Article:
The Shapiro Administration recently announced that Pennsylvania preserved 1,336 acres on 18 farms in 13 counties, forever protecting them from residential or commercial development. The investment of more than $3.1 million in state dollars and $433,433 in county dollars to purchase land development rights preserves prime farmland, helping ensure that Pennsylvania farms can continue feeding our families and economy in the future.
Preserving prime farmland is one of the critical investments the commonsense, bipartisan budget Governor Josh Shapiro signed for 2023-24 makes in supporting Pennsylvania farmers. The nearly 6.4% overall increase in the Agriculture Department’s budget is working to amplify farmers’ efforts to conserve land, soil, and water resources by investing in equipment purchases, business planning, and farm management tools they need to innovate and continue to grow.
“Prime farmland and fertile soil are critical not just for feeding our families, but for feeding our economy,” Agriculture Secretary Russell Redding said. “Pennsylvania farm families who preserve their farms partner with government to ensure that all Pennsylvania families will have green spaces and healthy farmland available to produce food, income, and jobs.”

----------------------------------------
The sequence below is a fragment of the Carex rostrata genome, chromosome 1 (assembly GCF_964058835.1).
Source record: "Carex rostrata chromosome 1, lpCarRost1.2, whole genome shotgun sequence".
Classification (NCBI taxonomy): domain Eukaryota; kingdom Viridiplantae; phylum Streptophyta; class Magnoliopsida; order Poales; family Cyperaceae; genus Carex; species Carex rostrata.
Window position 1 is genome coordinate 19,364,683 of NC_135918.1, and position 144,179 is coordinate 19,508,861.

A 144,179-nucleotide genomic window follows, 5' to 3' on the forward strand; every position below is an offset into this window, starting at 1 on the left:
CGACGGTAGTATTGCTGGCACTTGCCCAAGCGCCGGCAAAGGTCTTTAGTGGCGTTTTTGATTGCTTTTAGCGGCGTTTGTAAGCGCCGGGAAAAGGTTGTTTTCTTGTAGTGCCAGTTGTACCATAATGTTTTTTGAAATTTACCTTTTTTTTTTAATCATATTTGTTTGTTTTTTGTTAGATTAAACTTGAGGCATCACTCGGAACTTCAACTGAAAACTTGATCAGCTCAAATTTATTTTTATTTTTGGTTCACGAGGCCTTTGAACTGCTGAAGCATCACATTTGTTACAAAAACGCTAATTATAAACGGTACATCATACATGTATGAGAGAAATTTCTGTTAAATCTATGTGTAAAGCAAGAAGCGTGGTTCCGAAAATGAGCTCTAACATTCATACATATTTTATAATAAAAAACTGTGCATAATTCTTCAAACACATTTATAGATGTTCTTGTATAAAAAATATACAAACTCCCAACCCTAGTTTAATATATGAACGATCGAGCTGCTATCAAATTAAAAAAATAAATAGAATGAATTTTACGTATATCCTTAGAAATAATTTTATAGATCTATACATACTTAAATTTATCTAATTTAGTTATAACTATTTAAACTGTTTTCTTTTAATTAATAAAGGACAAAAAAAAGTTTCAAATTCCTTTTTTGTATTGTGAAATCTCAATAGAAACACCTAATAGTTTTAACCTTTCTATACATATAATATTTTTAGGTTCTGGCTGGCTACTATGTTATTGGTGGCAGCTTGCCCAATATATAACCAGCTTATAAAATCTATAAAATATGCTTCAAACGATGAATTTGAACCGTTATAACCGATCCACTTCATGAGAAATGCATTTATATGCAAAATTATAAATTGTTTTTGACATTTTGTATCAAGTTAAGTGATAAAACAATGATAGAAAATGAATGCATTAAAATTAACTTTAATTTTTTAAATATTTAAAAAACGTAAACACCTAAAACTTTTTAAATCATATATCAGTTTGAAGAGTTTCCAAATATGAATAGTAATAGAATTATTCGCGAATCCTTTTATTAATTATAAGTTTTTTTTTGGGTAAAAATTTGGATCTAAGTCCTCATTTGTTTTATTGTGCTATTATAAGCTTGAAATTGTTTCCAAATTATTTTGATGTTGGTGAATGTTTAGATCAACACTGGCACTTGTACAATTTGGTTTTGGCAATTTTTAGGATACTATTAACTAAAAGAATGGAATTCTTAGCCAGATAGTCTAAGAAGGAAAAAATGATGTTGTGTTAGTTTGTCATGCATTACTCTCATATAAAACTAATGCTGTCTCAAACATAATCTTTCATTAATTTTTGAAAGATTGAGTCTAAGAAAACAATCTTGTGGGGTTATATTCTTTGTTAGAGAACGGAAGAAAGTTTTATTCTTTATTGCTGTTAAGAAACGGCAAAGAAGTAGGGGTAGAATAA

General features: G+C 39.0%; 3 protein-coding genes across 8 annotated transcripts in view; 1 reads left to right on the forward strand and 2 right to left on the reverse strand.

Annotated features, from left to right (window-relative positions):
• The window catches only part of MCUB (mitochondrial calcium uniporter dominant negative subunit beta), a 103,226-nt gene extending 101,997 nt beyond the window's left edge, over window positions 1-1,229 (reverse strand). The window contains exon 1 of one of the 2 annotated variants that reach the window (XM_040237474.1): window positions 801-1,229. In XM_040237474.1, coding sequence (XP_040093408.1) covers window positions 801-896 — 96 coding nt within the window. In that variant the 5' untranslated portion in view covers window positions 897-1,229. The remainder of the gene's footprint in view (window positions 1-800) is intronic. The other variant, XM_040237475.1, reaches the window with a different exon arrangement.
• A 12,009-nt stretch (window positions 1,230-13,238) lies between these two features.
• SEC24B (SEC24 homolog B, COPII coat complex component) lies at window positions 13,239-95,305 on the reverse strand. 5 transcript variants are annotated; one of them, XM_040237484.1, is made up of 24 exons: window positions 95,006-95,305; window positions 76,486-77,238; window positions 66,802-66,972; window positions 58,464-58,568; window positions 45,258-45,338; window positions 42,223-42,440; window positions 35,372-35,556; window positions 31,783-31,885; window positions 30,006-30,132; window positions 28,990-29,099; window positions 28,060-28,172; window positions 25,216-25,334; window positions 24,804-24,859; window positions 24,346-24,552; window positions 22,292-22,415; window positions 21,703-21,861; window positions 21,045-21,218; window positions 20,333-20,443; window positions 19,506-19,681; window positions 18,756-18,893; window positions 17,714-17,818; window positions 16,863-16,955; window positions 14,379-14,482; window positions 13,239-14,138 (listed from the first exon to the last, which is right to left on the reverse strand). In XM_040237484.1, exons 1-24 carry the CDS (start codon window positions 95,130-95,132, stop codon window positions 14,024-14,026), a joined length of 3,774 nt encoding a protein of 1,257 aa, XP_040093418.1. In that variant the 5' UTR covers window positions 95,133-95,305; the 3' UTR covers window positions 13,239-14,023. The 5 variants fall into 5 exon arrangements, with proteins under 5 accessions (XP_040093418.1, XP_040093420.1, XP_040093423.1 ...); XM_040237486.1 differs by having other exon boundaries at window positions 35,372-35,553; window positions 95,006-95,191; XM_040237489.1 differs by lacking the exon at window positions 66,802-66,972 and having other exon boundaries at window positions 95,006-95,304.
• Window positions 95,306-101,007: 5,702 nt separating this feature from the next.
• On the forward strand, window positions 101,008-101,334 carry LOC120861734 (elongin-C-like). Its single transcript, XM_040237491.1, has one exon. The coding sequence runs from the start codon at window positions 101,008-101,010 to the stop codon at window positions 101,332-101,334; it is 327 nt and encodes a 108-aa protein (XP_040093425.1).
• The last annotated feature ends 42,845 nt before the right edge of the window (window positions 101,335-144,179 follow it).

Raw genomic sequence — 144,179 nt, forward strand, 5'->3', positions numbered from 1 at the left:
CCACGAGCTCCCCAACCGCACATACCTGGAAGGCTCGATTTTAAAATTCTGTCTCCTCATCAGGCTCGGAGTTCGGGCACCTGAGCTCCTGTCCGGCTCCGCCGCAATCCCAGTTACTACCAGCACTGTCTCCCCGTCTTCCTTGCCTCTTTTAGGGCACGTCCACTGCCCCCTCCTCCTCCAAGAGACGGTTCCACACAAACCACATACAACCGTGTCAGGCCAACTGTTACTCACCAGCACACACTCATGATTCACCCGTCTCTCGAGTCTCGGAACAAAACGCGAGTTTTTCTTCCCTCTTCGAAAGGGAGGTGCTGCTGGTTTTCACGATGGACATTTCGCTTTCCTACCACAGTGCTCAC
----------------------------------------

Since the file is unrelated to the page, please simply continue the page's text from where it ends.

Pennsylvania leads the nation in preserved farmland. Since 1988, when voters overwhelmingly supported the creation of the Farmland Preservation Program, Pennsylvania has protected 6,284 farms and 630,302 acres in 58 counties from future development, investing more than $1.68 billion in state, county, and local funds.
Pennsylvania partners with county, and sometimes local government and nonprofits to purchase development rights, ensuring a strong future for farming and food security. By selling their land’s development rights, farm owners ensure that their farms will remain farms and never be sold to developers.
The newly preserved farms are in Berks, Butler, Chester, Crawford, Dauphin, Erie, Franklin, Lancaster, Lehigh, Luzerne, Lycoming, Westmoreland, and York counties.
In Berks County, a total investment – has been made of $188,545, $76,836 from the state, $111,709 from the county. The Jeffrey C. Bickel Farm, Windsor Township, 66-acre crop farm.
These investments will multiply public dollars invested in conservation initiatives, including the new $154 million Agricultural Conservation Assistance Program, supporting farmers’ efforts to reduce water pollution and improve soil quality, along with Clean & Green tax incentives, Resource Enhancement and Protection dollars, and other conservation funding.
Pennsylvania’s Farmland Preservation Program also secured a $7.85 million federal grant from USDA’s Regional Conservation Partnership Program to support climate-smart conservation on preserved Pennsylvania farms, an investment that will not only improve conservation efforts, but help measure their impact.